Drystone walling is added to Unesco’s list of Intangible Heritage of Humanity

Drystone Walls offer many habitats for animals and plants. Photo: FFPPS

A living tradition of an ancient know-how which still plays an important role for maintaining the landscpae

Drystone walling is added to Unesco’s list of Intangible Heritage of Humanity. In its meeting on Mauritius island on November 28, 2018, the organization recognized that the knowledge and the technique of stacking irregular stone without any binding is a living tradition and plays an important role in maintaining the environment and the landscape.

The bid had been presented by enthusiasts from Croatia, Cyprus, France, Greece, Italy, Slovenia, Spain, and Switzerland.

Claire Cornu from the French Fédération française des professionnels de la pierre sèche (Federation of Drystone Walling Professionals), one of the initiators of the campaign, commented in a mail: „The nomination honors and delights the international groups which practice and study drystone walling. It gives us an impetus to continue the tradition and also to invent innovative practices.”

Drystone walls shape the meadows. Photo: Chris McAuley / <a href="https://commons.wikimedia.org/"target="_blank">Wikimedia Commons</a>

On a Unesco webpage is said: „Drystone structures have shaped numerous, diverse landscapes, forming various modes of dwelling, farming, and husbandry.“ They have been practised since prehistoric times and always have brought people together.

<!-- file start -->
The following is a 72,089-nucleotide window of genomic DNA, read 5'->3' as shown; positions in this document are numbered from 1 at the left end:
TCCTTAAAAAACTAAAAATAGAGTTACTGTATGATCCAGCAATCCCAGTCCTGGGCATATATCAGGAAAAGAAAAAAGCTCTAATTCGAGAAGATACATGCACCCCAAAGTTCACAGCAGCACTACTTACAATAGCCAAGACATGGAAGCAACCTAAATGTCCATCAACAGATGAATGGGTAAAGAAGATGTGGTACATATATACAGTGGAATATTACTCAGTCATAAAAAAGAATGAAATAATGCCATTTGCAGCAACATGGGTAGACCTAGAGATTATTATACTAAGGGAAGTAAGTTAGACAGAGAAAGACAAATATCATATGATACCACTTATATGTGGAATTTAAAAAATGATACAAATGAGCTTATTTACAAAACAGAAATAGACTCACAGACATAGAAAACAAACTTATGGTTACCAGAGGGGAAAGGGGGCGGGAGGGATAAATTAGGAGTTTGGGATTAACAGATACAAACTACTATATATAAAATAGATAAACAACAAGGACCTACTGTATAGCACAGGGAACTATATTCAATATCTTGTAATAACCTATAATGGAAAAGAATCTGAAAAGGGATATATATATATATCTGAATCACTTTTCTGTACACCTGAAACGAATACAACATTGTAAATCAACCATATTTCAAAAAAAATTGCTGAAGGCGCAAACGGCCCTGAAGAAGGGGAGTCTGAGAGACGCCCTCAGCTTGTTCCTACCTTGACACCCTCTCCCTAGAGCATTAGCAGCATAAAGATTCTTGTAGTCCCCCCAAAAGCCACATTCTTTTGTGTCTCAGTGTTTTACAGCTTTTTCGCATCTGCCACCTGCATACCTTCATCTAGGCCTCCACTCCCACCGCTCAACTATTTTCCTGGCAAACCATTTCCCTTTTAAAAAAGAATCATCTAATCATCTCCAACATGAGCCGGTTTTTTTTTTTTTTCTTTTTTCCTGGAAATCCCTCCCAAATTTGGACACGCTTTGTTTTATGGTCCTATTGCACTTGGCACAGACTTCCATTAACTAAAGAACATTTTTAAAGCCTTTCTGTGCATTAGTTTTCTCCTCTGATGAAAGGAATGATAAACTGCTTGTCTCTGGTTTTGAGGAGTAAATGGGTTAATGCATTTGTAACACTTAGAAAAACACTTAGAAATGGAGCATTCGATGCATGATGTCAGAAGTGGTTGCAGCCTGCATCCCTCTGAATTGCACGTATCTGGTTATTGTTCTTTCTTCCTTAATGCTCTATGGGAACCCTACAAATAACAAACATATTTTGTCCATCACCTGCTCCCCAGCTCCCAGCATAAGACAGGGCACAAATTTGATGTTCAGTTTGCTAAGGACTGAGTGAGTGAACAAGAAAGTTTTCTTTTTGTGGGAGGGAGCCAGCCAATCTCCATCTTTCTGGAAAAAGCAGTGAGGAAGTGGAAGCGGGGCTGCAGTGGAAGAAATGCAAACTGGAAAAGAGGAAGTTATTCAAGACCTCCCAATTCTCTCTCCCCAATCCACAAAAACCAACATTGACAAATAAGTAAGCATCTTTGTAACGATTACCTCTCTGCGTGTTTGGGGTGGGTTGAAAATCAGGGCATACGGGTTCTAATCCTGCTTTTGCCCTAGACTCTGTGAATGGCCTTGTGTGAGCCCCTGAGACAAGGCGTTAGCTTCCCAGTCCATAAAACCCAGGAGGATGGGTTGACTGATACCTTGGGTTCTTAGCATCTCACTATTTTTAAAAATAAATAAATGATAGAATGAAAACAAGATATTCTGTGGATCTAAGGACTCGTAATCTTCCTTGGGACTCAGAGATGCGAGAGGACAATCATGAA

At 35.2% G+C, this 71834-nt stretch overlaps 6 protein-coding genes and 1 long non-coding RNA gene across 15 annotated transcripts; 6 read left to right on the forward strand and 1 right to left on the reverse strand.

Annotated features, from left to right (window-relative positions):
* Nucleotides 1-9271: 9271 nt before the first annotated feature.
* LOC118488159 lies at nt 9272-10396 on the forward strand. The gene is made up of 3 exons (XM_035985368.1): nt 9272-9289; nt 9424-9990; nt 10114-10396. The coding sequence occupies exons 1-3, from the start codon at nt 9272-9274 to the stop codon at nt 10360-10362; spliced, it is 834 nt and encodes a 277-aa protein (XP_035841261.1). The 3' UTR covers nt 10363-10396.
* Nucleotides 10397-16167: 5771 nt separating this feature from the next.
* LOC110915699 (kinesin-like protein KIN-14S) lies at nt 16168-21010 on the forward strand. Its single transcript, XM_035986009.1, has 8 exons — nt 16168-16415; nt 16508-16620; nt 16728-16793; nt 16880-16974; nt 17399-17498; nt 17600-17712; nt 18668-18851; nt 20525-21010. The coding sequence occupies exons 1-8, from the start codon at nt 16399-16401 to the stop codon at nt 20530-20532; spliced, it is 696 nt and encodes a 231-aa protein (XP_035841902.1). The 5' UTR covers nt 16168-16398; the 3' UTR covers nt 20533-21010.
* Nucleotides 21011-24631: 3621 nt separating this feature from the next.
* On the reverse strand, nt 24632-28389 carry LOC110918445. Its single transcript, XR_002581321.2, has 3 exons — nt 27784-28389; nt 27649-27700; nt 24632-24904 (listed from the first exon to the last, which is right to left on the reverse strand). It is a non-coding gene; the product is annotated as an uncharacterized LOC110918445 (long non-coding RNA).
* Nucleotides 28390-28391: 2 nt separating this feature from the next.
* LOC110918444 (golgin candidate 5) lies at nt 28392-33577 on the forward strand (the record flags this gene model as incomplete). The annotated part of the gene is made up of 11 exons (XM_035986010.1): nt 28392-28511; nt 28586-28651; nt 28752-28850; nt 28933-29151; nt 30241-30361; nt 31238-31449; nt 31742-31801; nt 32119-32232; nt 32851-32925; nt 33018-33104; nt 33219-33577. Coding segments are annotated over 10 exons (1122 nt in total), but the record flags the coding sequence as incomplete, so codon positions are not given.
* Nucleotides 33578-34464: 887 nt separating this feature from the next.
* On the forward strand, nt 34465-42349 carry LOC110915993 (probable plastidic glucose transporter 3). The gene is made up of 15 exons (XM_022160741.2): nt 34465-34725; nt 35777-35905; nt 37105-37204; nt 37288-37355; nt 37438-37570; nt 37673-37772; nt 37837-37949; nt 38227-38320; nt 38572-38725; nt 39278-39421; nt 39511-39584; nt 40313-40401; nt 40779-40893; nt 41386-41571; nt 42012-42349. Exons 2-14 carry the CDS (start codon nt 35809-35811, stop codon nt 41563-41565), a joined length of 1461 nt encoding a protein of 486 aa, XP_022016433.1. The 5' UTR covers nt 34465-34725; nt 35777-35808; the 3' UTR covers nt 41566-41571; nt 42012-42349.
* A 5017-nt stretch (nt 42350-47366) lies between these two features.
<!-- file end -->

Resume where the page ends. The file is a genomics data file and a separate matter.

The ancient know-how is also important for intact landscapes, according to the webpage: „They play a vital role in preventing landslides, floods, and avalanches, and in combating erosion and desertification of the land, enhancing biodiversity and creating adequate microclimatic conditions for agriculture.“

A tumulus near Vetulonia in Tuscany, Italy. Photo: Ria Speicher

A video gives an insight of the groups all over Europe and their activities. An old man from Greece appears in front of the camera, and he seems to know what lies ahead in the coming decades of climate change: „The most important in a drystone wall is: it never comes down entirely, always only parts of it will breake. So if there is damage, you can still fix it, using the same material.“

Unesco Intangible Cultural Heritage

Examples for drystone walling

Fédération française des professionnels de la pierre sèche (French)


See also:





(29.11.2018, 11.29.2018)